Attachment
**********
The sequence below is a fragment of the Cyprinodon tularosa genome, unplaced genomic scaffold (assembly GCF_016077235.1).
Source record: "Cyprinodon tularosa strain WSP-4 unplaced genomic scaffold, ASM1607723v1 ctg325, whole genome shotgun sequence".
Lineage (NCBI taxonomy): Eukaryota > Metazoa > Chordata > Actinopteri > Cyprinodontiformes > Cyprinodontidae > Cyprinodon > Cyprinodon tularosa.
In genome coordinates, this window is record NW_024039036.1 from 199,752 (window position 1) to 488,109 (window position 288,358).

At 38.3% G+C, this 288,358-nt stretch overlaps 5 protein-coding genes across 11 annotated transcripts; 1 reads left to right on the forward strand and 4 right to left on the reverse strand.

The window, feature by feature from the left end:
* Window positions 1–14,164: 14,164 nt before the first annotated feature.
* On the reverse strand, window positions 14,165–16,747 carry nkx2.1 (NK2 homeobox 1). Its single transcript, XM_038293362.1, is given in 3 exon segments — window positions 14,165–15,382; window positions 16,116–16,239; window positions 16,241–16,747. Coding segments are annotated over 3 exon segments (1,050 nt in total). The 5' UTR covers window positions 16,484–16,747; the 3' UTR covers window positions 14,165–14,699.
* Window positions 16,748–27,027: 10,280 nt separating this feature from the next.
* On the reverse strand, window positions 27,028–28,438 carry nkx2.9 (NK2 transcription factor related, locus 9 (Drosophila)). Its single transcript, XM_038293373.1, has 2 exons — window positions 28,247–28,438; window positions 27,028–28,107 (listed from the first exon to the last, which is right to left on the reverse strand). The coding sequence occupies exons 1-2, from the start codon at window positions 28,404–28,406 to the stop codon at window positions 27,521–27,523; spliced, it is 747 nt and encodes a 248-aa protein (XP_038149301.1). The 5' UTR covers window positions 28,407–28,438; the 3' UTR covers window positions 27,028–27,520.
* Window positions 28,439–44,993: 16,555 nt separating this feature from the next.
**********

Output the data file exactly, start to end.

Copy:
The sequence below is a fragment of the Cyprinodon tularosa genome, unplaced genomic scaffold (assembly GCF_016077235.1).
Source record: "Cyprinodon tularosa strain WSP-4 unplaced genomic scaffold, ASM1607723v1 ctg325, whole genome shotgun sequence".
Lineage (NCBI taxonomy): Eukaryota > Metazoa > Chordata > Actinopteri > Cyprinodontiformes > Cyprinodontidae > Cyprinodon > Cyprinodon tularosa.
In genome coordinates, this window is record NW_024039036.1 from 199,752 (window position 1) to 488,109 (window position 288,358).

At 38.3% G+C, this 288,358-nt stretch overlaps 5 protein-coding genes across 11 annotated transcripts; 1 reads left to right on the forward strand and 4 right to left on the reverse strand.

The window, feature by feature from the left end:
* Window positions 1–14,164: 14,164 nt before the first annotated feature.
* On the reverse strand, window positions 14,165–16,747 carry nkx2.1 (NK2 homeobox 1). Its single transcript, XM_038293362.1, is given in 3 exon segments — window positions 14,165–15,382; window positions 16,116–16,239; window positions 16,241–16,747. Coding segments are annotated over 3 exon segments (1,050 nt in total). The 5' UTR covers window positions 16,484–16,747; the 3' UTR covers window positions 14,165–14,699.
* Window positions 16,748–27,027: 10,280 nt separating this feature from the next.
* On the reverse strand, window positions 27,028–28,438 carry nkx2.9 (NK2 transcription factor related, locus 9 (Drosophila)). Its single transcript, XM_038293373.1, has 2 exons — window positions 28,247–28,438; window positions 27,028–28,107 (listed from the first exon to the last, which is right to left on the reverse strand). The coding sequence occupies exons 1-2, from the start codon at window positions 28,404–28,406 to the stop codon at window positions 27,521–27,523; spliced, it is 747 nt and encodes a 248-aa protein (XP_038149301.1). The 5' UTR covers window positions 28,407–28,438; the 3' UTR covers window positions 27,028–27,520.
* Window positions 28,439–44,993: 16,555 nt separating this feature from the next.